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I have a language class with public data members:

class language {
    public $error = "There was an error";
}

Then I have many different classes that uses this class. How can I access this class from within other classes? You could of course instantiate an object of it inside all the classes that uses it, but I suppose that would drastically decrease the performance, if I were to do that with multiple classes.

I do only need one object, since I don't change them anyway. So, I've done

$language = new language();

class name {
    private $language;

    public function __construct() {
        global $language;
        $this->language = $language;
    }


    public function method() {
        mysql_query(...) or die($this->language->error);
    }
}

Is this a good way to do it? Now I have to instantiate it in every "mother" script. And I suppose by doing __construct() I'm only passing a refrence, since I don't use the clone word?

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5 Answers 5

up vote 1 down vote accepted

I do only need one object

This is the Singleton pattern.

Here is a quick example of a way to have only one instance of your Language class:

class Language {
  public $error = "text";

  private static $instance = null;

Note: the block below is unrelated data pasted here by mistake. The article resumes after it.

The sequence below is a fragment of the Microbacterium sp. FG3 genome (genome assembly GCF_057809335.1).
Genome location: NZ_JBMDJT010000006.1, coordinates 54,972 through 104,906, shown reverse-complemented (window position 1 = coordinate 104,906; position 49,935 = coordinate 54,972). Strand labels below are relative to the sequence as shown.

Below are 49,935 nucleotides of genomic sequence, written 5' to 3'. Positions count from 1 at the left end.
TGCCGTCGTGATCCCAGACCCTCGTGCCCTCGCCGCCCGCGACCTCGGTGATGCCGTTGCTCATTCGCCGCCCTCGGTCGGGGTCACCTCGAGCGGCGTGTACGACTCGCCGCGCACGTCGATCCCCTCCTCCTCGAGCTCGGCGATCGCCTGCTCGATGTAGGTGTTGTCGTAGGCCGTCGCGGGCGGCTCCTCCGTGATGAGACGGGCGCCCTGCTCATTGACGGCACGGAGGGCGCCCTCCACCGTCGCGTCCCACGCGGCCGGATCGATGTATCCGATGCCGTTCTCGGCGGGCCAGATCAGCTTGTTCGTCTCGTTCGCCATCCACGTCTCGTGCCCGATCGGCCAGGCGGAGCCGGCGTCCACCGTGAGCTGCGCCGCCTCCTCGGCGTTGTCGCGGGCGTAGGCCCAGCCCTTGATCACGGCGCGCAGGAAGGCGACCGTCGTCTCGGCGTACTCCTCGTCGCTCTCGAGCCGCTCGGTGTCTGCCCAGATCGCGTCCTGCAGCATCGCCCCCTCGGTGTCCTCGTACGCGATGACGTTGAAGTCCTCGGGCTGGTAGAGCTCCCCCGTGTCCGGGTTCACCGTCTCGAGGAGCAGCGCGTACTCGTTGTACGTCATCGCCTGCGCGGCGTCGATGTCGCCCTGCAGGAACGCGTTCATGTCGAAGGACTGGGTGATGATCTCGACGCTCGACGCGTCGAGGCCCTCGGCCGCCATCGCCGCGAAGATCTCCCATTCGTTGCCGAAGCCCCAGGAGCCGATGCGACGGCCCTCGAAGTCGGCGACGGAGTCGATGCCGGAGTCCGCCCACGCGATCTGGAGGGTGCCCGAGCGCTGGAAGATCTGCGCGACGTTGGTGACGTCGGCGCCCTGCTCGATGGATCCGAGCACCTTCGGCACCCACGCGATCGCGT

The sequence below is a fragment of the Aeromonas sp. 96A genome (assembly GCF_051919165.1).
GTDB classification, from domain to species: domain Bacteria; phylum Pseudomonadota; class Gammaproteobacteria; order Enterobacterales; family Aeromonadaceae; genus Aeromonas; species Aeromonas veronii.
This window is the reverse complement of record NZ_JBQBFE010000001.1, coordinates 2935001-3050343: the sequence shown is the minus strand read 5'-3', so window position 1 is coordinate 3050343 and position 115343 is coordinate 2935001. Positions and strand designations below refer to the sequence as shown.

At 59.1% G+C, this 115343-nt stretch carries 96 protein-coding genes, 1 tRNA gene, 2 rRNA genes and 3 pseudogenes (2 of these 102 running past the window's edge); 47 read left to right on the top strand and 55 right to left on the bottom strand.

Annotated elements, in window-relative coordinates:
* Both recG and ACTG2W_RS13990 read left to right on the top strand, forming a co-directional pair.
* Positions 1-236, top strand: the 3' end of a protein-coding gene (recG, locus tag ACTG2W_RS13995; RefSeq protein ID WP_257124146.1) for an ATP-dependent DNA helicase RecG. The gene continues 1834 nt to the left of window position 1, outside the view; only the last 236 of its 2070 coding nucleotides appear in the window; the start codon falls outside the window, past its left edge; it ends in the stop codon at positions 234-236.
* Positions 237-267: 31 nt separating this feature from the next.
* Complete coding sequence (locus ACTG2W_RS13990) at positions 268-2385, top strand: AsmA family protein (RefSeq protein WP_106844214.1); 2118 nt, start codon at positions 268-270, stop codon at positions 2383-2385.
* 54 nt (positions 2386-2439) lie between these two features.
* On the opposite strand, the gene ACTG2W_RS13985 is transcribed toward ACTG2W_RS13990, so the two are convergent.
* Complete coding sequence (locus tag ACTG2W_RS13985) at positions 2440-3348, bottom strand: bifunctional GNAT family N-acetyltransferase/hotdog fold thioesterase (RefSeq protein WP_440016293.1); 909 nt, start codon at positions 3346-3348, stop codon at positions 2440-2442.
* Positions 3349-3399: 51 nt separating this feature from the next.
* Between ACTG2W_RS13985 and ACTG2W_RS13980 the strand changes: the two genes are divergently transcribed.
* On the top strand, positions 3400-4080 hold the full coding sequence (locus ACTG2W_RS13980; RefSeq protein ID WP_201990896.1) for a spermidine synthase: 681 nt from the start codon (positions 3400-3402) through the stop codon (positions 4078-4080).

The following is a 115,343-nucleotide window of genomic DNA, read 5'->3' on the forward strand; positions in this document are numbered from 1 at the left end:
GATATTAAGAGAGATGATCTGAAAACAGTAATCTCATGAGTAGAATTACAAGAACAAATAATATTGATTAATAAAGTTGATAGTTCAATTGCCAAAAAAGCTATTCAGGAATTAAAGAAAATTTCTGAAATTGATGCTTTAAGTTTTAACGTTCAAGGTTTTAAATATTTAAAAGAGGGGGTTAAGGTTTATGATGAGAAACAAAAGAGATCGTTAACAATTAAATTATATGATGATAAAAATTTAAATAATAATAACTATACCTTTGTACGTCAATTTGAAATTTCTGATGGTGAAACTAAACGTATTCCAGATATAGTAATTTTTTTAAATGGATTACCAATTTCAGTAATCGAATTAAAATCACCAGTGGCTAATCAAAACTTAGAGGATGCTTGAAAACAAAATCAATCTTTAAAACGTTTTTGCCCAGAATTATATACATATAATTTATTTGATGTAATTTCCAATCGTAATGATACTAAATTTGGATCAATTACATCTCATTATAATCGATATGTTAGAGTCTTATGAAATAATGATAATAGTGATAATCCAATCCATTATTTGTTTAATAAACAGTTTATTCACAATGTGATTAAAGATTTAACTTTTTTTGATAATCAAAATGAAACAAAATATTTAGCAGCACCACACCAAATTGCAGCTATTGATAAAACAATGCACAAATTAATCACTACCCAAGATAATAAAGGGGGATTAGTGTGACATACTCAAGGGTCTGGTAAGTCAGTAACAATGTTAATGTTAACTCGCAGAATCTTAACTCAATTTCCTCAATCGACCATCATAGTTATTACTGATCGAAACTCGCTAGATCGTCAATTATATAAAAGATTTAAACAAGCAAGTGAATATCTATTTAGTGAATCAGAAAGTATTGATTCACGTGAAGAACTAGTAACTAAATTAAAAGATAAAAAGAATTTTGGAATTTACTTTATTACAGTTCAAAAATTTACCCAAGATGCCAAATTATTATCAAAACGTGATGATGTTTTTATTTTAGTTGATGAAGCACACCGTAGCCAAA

public static function getInstance() {
    if (self::$instance == null)
      self::$instance = new self();
    return self::$instance;
  }

  private function __construct() {}
}

$lang = Language::getInstance();
$text = $lang->error;

You can also use dependency injection:

interface ILanguage {
  public function getError();
}

class Language implements ILanguage {
  private $error = "error";
  public function getError() {
    return $this->error;
  }
}

class name {
  private $language;

  public function __construct(ILanguage $lang) {
    $this->language = $lang;
  }

   public function method() {
     mysql_query(...) or die($this->language->getError());
   }
}

$language = new Language();
$n = new name($language);

This example of dependency injection is called constructor injection.

share|improve this answer
    
Aha, is this a common known "rule" or "pattern"? $lang = Language::getInstance(); passes a reference, not the object itself? –  Student of Hogwarts May 31 '12 at 8:47
    
It is an anti-pattern –  Dan Lee May 31 '12 at 8:49
    
Yes this is a common Design Pattern: en.wikipedia.org/wiki/Singleton_pattern Here the object is not copied because as mentioned in this page: php.net/manual/en/language.oop5.references.php 'When an object is sent by argument, returned or assigned to another variable, the different variables are not aliases: they hold a copy of the identifier, which points to the same object.' –  SirDarius May 31 '12 at 8:50
    
@DanLee this is a highly subjective point of view, you should have it phrased it differently: "some people, such as dependency injection advocates, consider the singleton pattern as an anti-pattern" –  SirDarius May 31 '12 at 8:56
1  
@DanLee Well said. See my answer! –  liquorvicar May 31 '12 at 9:33

Basically your language object is a dependency of your other objects. There are a number of factors you need to consider: - performance (how wise it is to instantiate a new language object each time you need it, or whether that is even possible) - testing - how you could test your classes if each one has a hard-coded dependency on your language class - maintainability/readability.